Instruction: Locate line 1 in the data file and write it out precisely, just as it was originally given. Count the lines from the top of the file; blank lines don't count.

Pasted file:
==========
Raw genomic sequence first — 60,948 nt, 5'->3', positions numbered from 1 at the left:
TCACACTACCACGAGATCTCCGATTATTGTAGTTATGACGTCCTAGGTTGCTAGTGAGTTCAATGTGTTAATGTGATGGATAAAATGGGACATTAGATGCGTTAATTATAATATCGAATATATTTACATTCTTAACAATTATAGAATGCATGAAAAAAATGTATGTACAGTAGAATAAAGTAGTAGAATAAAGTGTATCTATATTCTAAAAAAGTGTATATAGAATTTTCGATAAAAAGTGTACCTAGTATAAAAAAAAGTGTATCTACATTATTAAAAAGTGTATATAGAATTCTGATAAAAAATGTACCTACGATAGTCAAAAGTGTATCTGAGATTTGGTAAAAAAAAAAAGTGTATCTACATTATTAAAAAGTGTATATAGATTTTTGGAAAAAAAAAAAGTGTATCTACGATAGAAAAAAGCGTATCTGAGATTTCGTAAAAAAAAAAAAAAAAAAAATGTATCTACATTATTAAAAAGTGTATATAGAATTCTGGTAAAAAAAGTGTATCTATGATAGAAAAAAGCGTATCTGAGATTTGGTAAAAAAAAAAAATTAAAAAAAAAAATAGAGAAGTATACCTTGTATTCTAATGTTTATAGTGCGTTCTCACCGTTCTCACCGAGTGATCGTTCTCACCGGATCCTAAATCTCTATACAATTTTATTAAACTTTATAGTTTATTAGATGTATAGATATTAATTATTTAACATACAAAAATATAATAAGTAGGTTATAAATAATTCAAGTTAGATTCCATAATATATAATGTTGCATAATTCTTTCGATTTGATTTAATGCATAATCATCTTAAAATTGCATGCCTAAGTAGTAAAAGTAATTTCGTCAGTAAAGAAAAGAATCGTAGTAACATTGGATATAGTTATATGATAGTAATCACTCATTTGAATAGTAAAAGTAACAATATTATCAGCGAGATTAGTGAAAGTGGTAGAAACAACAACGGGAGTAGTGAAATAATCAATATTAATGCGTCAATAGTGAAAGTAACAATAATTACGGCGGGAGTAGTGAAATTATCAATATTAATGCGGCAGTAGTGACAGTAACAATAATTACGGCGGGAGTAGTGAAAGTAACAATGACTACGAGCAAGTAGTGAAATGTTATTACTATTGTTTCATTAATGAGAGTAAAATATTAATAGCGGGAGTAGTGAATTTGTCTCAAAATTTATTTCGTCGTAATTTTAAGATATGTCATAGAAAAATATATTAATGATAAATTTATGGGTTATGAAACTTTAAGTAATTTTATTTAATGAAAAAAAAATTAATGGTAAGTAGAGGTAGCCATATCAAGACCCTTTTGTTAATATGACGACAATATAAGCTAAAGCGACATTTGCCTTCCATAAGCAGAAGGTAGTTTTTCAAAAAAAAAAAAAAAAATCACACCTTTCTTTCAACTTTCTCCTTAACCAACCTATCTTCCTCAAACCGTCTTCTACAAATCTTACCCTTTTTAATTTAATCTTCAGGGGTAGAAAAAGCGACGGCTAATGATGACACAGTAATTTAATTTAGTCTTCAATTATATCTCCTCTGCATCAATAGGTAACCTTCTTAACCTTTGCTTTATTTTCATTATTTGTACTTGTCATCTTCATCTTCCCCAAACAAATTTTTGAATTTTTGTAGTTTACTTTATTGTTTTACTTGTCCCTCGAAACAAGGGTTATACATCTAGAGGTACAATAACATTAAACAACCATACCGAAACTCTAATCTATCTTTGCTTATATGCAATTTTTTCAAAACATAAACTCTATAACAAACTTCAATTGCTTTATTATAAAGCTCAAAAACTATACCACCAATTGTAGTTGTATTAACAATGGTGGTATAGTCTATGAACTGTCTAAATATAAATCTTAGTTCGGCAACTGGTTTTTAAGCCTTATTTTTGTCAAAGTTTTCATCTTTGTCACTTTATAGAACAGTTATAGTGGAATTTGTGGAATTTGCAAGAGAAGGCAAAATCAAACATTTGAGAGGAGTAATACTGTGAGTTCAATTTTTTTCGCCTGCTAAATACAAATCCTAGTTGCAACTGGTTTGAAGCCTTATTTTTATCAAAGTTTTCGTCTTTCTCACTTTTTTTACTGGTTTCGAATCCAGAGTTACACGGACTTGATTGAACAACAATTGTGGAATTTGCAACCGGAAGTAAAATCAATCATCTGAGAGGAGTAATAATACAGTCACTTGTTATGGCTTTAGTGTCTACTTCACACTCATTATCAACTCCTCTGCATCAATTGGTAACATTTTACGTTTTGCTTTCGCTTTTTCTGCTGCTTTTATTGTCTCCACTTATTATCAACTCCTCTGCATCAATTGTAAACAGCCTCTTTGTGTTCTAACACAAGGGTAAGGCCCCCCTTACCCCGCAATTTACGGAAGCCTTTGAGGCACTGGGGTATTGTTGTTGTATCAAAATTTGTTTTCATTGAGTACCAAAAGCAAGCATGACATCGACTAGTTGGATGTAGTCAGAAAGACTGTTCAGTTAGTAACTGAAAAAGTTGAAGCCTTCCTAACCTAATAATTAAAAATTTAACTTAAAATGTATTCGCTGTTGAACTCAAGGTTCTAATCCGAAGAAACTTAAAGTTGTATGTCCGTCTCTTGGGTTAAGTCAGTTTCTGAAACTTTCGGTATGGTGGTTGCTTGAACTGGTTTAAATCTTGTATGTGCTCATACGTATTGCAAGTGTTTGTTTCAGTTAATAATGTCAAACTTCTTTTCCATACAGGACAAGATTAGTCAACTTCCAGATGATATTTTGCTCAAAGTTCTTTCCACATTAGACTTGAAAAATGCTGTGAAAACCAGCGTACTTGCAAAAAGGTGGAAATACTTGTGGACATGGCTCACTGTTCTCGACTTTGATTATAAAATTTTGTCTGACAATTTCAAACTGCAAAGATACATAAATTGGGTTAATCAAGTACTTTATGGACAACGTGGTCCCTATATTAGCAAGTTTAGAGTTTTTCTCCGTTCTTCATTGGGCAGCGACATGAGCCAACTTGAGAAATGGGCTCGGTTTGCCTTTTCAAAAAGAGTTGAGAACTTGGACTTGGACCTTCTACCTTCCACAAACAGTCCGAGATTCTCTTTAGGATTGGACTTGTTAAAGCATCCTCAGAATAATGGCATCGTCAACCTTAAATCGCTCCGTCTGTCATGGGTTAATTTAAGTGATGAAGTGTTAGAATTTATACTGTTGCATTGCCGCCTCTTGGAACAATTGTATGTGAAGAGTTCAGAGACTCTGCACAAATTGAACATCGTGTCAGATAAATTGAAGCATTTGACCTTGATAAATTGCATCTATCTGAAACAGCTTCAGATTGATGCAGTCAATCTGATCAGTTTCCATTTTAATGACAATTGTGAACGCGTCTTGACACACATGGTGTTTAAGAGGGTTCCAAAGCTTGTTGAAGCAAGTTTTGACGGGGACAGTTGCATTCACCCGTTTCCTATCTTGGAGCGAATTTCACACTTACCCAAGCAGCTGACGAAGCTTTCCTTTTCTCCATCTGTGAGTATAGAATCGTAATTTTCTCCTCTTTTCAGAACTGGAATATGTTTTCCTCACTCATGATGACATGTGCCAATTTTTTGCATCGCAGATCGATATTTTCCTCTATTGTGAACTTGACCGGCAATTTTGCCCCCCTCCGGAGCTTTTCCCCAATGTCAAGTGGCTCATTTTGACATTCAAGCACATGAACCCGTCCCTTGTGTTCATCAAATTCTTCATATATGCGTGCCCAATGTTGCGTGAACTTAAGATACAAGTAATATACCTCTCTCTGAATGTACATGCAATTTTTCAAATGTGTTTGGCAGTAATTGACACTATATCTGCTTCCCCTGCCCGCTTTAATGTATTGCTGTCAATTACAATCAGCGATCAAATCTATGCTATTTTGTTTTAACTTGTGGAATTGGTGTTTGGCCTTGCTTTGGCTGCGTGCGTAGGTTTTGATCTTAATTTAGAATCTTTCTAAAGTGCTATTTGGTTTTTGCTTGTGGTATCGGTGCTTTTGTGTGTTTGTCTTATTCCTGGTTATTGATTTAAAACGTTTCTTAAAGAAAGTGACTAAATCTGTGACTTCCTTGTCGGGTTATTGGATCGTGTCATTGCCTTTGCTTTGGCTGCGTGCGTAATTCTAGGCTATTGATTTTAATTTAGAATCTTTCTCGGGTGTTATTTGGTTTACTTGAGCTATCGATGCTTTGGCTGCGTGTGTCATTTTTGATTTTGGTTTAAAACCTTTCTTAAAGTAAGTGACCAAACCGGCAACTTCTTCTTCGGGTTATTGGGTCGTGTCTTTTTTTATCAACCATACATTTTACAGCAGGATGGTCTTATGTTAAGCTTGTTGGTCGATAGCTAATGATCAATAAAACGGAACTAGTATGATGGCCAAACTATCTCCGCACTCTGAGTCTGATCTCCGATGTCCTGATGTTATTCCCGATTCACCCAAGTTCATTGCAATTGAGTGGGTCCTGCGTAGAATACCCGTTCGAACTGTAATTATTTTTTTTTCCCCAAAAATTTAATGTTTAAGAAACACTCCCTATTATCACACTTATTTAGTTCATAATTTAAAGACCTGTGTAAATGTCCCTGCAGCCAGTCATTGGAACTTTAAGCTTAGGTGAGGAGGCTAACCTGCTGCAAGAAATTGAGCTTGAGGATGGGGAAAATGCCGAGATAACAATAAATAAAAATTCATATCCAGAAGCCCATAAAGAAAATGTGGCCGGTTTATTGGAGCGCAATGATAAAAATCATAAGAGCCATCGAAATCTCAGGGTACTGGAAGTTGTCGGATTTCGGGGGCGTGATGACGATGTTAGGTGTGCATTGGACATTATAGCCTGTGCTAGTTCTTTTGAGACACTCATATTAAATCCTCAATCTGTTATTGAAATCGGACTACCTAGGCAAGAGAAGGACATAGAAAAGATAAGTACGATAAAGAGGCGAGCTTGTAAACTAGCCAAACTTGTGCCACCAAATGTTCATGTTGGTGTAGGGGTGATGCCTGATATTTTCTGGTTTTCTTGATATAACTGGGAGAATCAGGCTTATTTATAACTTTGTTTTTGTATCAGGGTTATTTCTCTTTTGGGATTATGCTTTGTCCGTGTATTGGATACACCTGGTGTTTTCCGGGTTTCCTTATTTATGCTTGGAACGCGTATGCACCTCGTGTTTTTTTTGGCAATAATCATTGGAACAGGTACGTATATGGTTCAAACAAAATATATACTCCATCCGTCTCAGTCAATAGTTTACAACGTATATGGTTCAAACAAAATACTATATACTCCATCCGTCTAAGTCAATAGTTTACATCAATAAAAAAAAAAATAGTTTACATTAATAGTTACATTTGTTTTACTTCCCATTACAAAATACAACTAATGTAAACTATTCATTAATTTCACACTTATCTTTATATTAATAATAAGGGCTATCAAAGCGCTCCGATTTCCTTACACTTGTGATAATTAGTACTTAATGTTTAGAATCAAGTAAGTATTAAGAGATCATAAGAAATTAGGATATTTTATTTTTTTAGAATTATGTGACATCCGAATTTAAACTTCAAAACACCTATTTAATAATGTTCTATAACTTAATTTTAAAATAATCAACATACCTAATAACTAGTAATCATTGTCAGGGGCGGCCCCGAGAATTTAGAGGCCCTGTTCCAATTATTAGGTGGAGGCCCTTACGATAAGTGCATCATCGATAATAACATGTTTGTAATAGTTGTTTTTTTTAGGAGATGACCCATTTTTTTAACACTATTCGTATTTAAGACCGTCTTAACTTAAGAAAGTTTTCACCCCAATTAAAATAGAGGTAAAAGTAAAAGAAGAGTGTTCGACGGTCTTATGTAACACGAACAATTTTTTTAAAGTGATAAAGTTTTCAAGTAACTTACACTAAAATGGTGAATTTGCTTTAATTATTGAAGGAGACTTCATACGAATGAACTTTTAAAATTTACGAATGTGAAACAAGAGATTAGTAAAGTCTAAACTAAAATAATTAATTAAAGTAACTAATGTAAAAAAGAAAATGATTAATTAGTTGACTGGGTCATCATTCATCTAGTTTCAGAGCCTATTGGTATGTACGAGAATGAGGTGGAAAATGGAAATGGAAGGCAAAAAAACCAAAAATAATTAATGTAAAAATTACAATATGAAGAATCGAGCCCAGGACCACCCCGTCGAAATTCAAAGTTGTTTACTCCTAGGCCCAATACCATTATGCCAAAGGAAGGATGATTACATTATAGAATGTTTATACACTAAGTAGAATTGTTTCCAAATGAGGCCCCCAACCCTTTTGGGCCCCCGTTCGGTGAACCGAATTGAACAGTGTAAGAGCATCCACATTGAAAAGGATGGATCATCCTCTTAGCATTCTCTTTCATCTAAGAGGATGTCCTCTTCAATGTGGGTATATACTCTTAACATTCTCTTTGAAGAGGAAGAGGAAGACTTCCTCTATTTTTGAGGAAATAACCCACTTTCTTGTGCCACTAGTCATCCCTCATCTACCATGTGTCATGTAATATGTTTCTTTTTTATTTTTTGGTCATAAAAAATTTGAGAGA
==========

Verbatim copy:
Raw genomic sequence first — 60,948 nt, 5'->3', positions numbered from 1 at the left: